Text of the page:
Outsourcing the Australian aid program

A truck driver delivers relief supplies provided by the Australian government and UNICEF Pacific in Tailevu, Fiji. The Department of Foreign Affairs and Trade's issuance of larger international development contracts illustrates a greater reliance on the private sector to deliver aid programs. Photo by: DfAT / CC BY

Budget cuts, organizational and leadership changes, and an overall lack of predictability have taken a well-documented toll on the Australian aid program over the years.

The Department of Foreign Affairs and Trade, which manages the country’s foreign aid portfolio, has continued emphasizing the role of the private sector in international development. The new aid paradigm, launched by Foreign Minister Julie Bishop in June 2014 as the Australian government’s new aid policy and performance framework, stressed that the aid program would be “underpinned” by private sector support.

“The government will invest over 90 percent of our country and regional program funding in our region. We will harness the private sector in those countries, so that Australia’s aid programme promotes the major driver of poverty reduction — economic growth,” Bishop said.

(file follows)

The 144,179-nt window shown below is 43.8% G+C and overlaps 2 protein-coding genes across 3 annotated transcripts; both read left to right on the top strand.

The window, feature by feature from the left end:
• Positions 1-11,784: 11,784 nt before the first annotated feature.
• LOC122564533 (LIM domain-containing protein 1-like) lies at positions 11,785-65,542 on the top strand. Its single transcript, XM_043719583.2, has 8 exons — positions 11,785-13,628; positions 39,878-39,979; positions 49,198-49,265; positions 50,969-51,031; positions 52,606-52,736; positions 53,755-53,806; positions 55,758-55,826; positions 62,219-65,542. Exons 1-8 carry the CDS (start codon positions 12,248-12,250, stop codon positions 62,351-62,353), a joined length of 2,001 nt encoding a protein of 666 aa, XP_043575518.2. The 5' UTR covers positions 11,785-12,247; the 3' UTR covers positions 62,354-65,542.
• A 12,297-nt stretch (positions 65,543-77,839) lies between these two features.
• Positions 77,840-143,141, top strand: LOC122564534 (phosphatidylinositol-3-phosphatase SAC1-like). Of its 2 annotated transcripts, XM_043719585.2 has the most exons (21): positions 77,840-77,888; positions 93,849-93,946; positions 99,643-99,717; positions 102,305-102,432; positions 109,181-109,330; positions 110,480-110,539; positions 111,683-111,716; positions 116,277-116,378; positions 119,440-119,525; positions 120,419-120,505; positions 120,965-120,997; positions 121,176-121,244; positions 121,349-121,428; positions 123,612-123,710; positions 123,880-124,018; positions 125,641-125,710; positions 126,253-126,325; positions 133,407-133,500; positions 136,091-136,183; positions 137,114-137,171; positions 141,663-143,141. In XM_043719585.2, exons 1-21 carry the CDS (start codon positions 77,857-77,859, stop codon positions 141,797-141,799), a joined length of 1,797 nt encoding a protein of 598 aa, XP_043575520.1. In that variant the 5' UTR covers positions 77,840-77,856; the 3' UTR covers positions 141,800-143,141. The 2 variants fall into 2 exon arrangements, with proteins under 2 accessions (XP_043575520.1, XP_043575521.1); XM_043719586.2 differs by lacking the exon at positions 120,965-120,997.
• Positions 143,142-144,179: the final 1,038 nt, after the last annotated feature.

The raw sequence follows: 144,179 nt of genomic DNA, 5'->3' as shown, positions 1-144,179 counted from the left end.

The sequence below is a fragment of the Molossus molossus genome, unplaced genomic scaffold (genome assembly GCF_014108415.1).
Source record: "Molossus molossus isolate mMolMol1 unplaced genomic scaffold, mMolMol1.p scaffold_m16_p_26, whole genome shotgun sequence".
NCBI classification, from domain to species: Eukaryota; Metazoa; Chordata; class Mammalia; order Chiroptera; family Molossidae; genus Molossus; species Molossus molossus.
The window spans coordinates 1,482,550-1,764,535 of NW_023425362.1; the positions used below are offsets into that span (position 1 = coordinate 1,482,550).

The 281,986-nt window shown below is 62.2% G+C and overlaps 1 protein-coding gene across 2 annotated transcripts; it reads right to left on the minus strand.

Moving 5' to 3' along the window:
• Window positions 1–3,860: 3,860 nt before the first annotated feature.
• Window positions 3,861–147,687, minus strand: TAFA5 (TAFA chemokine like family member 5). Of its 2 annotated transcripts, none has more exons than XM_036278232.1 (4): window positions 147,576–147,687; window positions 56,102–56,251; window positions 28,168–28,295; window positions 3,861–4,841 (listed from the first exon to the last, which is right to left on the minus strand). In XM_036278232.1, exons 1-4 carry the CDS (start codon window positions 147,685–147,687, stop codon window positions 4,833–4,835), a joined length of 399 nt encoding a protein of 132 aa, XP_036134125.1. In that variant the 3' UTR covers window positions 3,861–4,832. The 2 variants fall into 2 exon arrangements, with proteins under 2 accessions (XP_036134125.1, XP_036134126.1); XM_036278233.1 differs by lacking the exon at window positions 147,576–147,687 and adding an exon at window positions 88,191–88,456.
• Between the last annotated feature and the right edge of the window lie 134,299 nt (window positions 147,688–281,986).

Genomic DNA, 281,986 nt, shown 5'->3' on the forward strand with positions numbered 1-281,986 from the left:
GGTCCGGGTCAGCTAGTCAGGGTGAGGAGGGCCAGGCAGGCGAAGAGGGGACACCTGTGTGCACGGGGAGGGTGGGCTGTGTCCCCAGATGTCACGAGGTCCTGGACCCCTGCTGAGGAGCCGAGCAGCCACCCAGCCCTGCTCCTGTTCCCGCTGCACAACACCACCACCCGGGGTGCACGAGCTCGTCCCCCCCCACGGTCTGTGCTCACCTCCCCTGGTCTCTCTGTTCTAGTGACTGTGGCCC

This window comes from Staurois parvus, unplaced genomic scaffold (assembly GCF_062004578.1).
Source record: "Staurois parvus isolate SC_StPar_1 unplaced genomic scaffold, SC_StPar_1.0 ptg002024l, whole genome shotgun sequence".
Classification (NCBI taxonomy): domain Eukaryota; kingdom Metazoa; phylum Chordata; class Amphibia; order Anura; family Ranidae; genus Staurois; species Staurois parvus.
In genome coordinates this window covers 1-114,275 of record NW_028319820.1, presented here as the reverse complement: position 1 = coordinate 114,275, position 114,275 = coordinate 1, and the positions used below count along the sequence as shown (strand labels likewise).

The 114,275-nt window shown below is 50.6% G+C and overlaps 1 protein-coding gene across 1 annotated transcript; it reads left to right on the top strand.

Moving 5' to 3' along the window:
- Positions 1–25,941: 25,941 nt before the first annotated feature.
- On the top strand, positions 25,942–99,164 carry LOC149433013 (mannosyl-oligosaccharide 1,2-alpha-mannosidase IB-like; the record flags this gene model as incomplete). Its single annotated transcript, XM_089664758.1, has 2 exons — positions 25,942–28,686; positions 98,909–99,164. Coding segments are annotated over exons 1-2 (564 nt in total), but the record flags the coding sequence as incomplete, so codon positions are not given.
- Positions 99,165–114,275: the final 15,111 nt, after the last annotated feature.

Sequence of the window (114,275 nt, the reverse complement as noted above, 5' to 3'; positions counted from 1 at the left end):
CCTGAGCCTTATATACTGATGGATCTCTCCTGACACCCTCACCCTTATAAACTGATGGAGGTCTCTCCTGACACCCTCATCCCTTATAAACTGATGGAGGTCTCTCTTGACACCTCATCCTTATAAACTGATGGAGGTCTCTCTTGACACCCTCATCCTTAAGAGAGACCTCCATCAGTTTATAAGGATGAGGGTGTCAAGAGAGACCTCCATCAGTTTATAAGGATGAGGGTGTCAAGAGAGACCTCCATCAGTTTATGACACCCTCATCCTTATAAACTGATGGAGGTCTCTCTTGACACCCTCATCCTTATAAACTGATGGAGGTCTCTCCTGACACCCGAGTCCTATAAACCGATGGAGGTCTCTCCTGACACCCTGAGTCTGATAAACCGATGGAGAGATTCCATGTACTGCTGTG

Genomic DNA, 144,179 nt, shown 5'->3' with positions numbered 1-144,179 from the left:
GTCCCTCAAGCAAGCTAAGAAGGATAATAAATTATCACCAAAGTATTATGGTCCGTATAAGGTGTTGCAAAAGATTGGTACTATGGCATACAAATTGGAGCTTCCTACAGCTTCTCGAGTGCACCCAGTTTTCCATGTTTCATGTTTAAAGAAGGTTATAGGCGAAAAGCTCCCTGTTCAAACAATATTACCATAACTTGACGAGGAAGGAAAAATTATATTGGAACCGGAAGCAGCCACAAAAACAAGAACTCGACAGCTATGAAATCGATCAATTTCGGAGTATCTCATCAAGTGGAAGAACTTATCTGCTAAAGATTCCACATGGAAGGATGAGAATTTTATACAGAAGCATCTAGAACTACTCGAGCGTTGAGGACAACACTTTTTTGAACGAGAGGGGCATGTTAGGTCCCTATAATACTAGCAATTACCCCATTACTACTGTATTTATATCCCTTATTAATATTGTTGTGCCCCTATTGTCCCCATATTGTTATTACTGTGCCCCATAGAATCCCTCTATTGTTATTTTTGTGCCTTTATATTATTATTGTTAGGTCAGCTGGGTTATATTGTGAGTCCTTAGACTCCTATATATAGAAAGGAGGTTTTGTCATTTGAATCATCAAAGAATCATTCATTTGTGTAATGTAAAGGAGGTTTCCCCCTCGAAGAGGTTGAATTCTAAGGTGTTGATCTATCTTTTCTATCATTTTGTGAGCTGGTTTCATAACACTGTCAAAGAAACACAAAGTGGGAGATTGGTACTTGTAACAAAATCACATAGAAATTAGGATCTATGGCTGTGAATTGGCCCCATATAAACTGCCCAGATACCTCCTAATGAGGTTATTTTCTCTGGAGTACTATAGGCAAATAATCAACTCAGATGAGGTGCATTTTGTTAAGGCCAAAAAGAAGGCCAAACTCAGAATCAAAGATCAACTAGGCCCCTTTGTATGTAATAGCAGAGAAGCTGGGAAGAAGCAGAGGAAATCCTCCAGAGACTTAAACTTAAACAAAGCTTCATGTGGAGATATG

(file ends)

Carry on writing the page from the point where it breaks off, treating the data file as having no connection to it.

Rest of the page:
Similarly, Australia’s aid for trade program turns the focus onto the private sector as partners in aid to promote market-based solutions to deliver development outcomes.

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About the author

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    Lisa Cornish

    Lisa Cornish is a freelance data journalist based in Canberra, Australia. Lisa formerly worked with News Corp Australia as a data journalist for the national network and was published throughout Australia in major metropolitan and regional newspapers, including the Daily Telegraph in Melbourne, Herald Sun in Melbourne, Courier-Mail in Brisbane and online through news.com.au. Lisa has recently been awarded the 2014 Journalist of the Year by the New South Wales Institute of Surveyors.